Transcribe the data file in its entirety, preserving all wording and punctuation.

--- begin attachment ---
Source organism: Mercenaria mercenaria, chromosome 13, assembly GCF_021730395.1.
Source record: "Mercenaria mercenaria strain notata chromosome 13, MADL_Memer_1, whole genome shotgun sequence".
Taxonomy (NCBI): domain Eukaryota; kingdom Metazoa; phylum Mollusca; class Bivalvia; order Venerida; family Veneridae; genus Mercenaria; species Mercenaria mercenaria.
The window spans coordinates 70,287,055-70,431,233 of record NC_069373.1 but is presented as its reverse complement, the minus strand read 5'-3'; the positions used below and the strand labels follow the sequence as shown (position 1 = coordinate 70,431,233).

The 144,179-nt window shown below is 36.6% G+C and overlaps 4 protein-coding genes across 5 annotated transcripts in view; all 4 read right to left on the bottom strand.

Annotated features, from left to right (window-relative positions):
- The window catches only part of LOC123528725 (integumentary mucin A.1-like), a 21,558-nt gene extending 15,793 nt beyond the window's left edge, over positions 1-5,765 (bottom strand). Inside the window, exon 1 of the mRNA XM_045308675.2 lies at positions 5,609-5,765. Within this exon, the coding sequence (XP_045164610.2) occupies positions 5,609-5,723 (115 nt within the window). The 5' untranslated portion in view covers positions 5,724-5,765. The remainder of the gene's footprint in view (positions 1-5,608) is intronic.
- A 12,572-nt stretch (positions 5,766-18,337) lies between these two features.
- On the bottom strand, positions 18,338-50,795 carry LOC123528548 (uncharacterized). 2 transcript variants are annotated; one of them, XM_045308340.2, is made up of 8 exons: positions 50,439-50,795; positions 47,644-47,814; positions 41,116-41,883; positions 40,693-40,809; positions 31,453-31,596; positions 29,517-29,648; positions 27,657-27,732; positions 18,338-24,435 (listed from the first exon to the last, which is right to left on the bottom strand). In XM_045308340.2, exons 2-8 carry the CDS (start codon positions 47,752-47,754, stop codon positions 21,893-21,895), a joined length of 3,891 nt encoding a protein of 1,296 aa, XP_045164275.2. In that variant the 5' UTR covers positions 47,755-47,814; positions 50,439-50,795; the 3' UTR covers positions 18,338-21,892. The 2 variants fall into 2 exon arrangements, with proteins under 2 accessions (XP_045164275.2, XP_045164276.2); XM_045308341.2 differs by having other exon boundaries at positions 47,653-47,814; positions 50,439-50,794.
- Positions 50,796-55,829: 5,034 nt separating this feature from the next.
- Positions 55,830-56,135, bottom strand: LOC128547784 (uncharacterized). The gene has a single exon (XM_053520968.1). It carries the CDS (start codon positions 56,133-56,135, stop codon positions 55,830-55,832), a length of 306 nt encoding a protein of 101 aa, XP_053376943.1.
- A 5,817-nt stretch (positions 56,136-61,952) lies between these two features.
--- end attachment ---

Source organism: Mercenaria mercenaria, chromosome 13, assembly GCF_021730395.1.
Source record: "Mercenaria mercenaria strain notata chromosome 13, MADL_Memer_1, whole genome shotgun sequence".
Taxonomy (NCBI): domain Eukaryota; kingdom Metazoa; phylum Mollusca; class Bivalvia; order Venerida; family Veneridae; genus Mercenaria; species Mercenaria mercenaria.
The window spans coordinates 70,287,055-70,431,233 of record NC_069373.1 but is presented as its reverse complement, the minus strand read 5'-3'; the positions used below and the strand labels follow the sequence as shown (position 1 = coordinate 70,431,233).

The 144,179-nt window shown below is 36.6% G+C and overlaps 4 protein-coding genes across 5 annotated transcripts in view; all 4 read right to left on the bottom strand.

Annotated features, from left to right (window-relative positions):
- The window catches only part of LOC123528725 (integumentary mucin A.1-like), a 21,558-nt gene extending 15,793 nt beyond the window's left edge, over positions 1-5,765 (bottom strand). Inside the window, exon 1 of the mRNA XM_045308675.2 lies at positions 5,609-5,765. Within this exon, the coding sequence (XP_045164610.2) occupies positions 5,609-5,723 (115 nt within the window). The 5' untranslated portion in view covers positions 5,724-5,765. The remainder of the gene's footprint in view (positions 1-5,608) is intronic.
- A 12,572-nt stretch (positions 5,766-18,337) lies between these two features.
- On the bottom strand, positions 18,338-50,795 carry LOC123528548 (uncharacterized). 2 transcript variants are annotated; one of them, XM_045308340.2, is made up of 8 exons: positions 50,439-50,795; positions 47,644-47,814; positions 41,116-41,883; positions 40,693-40,809; positions 31,453-31,596; positions 29,517-29,648; positions 27,657-27,732; positions 18,338-24,435 (listed from the first exon to the last, which is right to left on the bottom strand). In XM_045308340.2, exons 2-8 carry the CDS (start codon positions 47,752-47,754, stop codon positions 21,893-21,895), a joined length of 3,891 nt encoding a protein of 1,296 aa, XP_045164275.2. In that variant the 5' UTR covers positions 47,755-47,814; positions 50,439-50,795; the 3' UTR covers positions 18,338-21,892. The 2 variants fall into 2 exon arrangements, with proteins under 2 accessions (XP_045164275.2, XP_045164276.2); XM_045308341.2 differs by having other exon boundaries at positions 47,653-47,814; positions 50,439-50,794.
- Positions 50,796-55,829: 5,034 nt separating this feature from the next.
- Positions 55,830-56,135, bottom strand: LOC128547784 (uncharacterized). The gene has a single exon (XM_053520968.1). It carries the CDS (start codon positions 56,133-56,135, stop codon positions 55,830-55,832), a length of 306 nt encoding a protein of 101 aa, XP_053376943.1.
- A 5,817-nt stretch (positions 56,136-61,952) lies between these two features.